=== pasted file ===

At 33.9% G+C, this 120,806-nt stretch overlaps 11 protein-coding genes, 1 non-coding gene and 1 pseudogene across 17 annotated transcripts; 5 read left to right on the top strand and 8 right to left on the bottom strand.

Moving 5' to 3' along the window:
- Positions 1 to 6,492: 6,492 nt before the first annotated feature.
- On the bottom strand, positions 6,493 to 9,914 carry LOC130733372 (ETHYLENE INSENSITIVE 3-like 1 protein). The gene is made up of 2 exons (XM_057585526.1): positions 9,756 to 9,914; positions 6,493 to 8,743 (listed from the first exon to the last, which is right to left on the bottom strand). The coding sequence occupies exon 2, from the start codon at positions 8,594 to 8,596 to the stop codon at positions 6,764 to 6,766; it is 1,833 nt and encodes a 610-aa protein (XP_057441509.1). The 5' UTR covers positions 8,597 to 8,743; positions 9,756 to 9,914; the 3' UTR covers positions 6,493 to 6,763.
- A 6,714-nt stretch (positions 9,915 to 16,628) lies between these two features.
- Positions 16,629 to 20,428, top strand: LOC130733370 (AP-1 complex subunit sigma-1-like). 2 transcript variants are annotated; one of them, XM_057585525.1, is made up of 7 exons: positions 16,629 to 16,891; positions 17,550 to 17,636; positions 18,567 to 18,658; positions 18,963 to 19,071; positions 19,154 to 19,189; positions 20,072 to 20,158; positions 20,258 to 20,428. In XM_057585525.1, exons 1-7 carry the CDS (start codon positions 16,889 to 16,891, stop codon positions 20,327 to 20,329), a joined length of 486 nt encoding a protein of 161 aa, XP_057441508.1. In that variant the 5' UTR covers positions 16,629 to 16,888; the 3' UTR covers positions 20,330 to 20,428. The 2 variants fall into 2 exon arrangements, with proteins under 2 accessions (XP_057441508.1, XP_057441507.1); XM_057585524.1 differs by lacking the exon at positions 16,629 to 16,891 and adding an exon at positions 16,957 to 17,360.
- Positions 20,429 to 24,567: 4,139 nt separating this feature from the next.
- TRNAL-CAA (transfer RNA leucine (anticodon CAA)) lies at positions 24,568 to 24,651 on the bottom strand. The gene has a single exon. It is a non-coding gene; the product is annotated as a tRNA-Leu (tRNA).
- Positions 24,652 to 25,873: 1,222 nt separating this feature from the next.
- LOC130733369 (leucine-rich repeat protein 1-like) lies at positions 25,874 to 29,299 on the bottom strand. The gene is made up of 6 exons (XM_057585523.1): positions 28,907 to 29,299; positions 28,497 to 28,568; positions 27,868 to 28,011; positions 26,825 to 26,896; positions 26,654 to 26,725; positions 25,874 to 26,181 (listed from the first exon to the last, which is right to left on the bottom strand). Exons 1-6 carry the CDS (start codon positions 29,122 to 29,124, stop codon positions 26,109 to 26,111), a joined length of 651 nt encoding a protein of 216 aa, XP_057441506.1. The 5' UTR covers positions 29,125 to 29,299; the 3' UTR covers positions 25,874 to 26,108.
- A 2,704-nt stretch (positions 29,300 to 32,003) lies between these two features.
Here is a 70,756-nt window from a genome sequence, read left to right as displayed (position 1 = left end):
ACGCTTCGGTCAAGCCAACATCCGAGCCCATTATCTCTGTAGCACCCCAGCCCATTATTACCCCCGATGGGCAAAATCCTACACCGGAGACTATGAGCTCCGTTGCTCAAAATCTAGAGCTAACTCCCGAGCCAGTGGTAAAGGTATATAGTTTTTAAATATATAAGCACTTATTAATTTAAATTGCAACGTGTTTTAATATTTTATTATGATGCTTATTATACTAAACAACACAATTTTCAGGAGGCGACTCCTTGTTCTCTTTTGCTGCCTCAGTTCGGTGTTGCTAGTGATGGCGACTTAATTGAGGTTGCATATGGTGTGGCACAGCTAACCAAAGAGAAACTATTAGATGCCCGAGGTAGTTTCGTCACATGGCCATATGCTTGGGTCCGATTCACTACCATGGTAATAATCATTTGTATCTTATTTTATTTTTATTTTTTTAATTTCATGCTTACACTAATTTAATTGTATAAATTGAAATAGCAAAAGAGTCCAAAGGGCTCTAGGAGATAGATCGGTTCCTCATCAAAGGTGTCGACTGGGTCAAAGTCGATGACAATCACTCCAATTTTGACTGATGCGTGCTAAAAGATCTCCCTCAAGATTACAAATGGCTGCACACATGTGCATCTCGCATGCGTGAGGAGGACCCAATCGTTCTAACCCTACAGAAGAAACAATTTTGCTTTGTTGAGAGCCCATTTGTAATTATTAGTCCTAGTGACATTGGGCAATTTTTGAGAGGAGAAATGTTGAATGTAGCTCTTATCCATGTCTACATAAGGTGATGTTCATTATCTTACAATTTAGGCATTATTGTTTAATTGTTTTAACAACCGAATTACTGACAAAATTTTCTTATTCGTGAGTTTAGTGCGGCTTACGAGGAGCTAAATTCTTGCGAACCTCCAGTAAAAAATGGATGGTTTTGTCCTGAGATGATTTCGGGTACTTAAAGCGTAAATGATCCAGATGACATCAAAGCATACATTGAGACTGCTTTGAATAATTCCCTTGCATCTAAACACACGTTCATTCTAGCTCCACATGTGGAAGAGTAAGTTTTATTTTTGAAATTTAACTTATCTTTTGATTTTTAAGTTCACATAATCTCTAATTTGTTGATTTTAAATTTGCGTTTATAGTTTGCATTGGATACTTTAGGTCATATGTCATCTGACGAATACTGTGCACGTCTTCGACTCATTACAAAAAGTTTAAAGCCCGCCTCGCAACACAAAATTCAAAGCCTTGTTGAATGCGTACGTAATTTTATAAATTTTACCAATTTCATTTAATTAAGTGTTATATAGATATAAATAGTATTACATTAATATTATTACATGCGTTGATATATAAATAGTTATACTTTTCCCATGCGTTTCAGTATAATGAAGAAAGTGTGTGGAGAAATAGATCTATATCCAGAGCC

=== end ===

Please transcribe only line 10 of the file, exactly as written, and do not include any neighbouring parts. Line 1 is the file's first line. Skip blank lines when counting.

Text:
- LOC130733369 (leucine-rich repeat protein 1-like) lies at positions 25,874 to 29,299 on the bottom strand. The gene is made up of 6 exons (XM_057585523.1): positions 28,907 to 29,299; positions 28,497 to 28,568; positions 27,868 to 28,011; positions 26,825 to 26,896; positions 26,654 to 26,725; positions 25,874 to 26,181 (listed from the first exon to the last, which is right to left on the bottom strand). Exons 1-6 carry the CDS (start codon positions 29,122 to 29,124, stop codon positions 26,109 to 26,111), a joined length of 651 nt encoding a protein of 216 aa, XP_057441506.1. The 5' UTR covers positions 29,125 to 29,299; the 3' UTR covers positions 25,874 to 26,108.